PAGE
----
Children’s Developmental Center family-centered approach helps Eli and his little brother Cooper

Eli hasn’t had the easiest path to first grade. 

Born a micro preemie at 24-weeks gestation, Eli spent 102 days in the neonatal intensive care unit (NICU). Like many babies born extremely prematurely, Eli was born with underdeveloped lungs and needed a breathing tube to help him breathe. While life-saving for preemies, when it is used for long periods of time it can also cause problems with vision, eating and breathing. As a result, Eli had laser eye surgery to help prevent him from going blind. When he was finally discharged from the hospital, Eli went home still relying upon a feeding tube.

Krista and Edwin, Eli’s mom and dad, were referred to the Children’s Developmental Center at Southwest Human Development by a social worker at the hospital to help him with the developmental problems related to his premature birth. With the support of the speech and occupational therapists at Southwest Human Development, Eli was able to learn to eat and made progress with his visual motor coordination.

When Eli reached age 3, his parents started to notice that he was having other developmental problems and so they scheduled a team evaluation. Eli was diagnosed with autism and the family started receiving services using the DIRFloortime approach.  This approach focuses on social communication skills and helping children build relationships with their family and friends.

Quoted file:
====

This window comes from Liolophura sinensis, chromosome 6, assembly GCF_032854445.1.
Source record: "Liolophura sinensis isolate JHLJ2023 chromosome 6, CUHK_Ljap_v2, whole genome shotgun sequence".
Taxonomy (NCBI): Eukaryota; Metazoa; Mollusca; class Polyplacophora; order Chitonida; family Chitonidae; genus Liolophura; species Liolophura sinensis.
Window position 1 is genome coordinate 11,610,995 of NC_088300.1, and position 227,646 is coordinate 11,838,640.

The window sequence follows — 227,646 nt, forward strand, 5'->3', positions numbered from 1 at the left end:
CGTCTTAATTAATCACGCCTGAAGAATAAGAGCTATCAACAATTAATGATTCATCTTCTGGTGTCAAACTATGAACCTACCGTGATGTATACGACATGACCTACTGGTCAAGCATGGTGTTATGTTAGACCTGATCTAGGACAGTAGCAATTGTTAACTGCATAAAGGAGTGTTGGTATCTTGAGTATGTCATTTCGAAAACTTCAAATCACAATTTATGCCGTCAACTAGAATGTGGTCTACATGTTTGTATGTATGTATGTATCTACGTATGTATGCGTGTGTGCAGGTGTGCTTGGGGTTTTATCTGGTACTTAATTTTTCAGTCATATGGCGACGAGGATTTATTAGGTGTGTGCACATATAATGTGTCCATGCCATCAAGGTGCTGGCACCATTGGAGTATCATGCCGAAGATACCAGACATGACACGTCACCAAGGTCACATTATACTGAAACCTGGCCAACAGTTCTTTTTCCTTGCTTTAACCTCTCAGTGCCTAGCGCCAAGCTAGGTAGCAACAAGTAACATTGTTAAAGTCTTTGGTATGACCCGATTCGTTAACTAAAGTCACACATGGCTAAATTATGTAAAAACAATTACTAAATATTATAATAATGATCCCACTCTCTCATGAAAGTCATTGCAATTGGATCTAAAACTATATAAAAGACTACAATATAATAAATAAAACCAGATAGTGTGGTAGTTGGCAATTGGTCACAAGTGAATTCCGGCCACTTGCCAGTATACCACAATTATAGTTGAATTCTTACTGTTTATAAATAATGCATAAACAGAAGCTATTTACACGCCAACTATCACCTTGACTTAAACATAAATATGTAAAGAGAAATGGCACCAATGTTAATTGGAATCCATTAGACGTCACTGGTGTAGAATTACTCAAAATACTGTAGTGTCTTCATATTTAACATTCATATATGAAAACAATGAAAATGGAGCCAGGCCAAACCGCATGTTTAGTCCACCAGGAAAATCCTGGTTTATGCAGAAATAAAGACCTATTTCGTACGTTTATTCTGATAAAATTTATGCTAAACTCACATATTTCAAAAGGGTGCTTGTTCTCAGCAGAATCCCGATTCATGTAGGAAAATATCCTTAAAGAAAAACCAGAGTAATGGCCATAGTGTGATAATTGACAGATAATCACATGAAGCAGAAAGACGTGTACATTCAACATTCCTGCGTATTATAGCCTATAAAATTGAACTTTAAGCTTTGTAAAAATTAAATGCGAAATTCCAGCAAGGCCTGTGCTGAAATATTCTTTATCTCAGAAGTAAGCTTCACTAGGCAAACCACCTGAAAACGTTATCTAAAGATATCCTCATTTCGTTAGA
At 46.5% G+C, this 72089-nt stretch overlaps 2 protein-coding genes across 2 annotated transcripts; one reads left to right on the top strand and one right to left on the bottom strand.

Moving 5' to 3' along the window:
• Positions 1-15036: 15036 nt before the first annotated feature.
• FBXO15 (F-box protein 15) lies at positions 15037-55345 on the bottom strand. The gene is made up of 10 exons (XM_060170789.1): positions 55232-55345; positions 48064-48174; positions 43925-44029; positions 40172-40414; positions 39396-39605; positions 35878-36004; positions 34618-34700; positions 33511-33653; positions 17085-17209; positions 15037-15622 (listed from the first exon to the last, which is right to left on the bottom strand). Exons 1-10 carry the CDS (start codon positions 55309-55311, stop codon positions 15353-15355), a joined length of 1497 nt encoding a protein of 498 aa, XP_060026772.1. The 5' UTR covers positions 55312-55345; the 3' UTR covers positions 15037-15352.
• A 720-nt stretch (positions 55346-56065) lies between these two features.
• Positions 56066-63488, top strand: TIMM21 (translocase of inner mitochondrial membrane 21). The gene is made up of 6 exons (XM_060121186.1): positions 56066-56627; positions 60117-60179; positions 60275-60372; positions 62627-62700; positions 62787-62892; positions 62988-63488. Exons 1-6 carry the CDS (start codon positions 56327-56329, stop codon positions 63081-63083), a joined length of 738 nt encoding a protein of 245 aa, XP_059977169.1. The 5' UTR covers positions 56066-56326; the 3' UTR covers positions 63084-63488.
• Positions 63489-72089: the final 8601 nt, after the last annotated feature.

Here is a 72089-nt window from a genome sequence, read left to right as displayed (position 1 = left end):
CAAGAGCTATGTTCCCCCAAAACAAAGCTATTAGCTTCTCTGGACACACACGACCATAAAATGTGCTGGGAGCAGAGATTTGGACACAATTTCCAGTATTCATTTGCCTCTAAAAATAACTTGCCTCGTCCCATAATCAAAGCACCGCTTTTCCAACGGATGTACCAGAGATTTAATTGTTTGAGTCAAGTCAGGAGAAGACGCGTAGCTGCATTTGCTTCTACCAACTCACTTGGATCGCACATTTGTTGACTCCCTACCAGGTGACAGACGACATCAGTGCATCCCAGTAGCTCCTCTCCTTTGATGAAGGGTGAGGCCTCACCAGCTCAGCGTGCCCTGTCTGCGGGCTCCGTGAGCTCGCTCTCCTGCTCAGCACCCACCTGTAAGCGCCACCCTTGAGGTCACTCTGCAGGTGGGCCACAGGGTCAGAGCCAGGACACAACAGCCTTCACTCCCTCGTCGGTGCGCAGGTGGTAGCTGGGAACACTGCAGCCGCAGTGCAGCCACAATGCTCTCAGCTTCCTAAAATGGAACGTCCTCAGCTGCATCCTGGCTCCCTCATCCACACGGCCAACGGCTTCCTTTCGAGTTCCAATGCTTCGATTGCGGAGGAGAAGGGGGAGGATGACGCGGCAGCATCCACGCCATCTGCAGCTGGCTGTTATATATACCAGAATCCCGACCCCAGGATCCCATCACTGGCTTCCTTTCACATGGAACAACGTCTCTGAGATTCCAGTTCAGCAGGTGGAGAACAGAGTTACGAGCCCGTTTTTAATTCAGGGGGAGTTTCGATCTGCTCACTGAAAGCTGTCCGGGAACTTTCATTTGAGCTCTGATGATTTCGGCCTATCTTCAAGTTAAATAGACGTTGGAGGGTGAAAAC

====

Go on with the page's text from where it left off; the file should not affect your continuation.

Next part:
“We chose [DIR]Floortime because it was a relationship-based approach,” says Krista. “So, it’s really about meeting a child where they are and helping them develop skills at their level and through the activities that they enjoy.”

Now 7 years old, Eli has started talking and is even in a first grade general education classroom. Krista says that the family-centered approach at Children’s Developmental Center was key to helping Eli reach his developmental milestones.

“The team at Southwest Human Development was really good at reinforcing what we were already doing with Eli and encouraging us to continue doing what we were doing, how to scaffold the activities that we were already working on with him, how to include siblings with Eli and incorporate daily-life activities,” Krista says. “And that is essential for any child, but also a family because you don’t live in isolation so it has to be functional for the family.” 

Eli’s little brother, Cooper, almost 2-and-a-half years old, was also born prematurely. Cooper faced a lot of the same obstacles as Eli. He needed long-term intubation, laser eye surgery and struggled with visual motor coordination. Krista knew just who to call.

“When that happened, we knew we were going to reach out to our team at Southwest Human Development for services,” says Krista. “We wanted that same team-based, family-centered approach for Cooper that Eli had. It was the same great service and experience that we had with Eli.”

Krista credits the optimistic attitude of the therapists at Southwest Human Development for her children’s progress. Although Eli and Cooper still face some developmental hurdles, the Southwest Human Development team has been encouraging and helped show the family a way forward that works best for them and meets the unique needs of Eli and Cooper.

“One of the things I appreciated most about Southwest Human Development and the therapists that we worked with was that they were constantly helping us build our tool-set as parents to continue to support our children. It’s been a great journey.”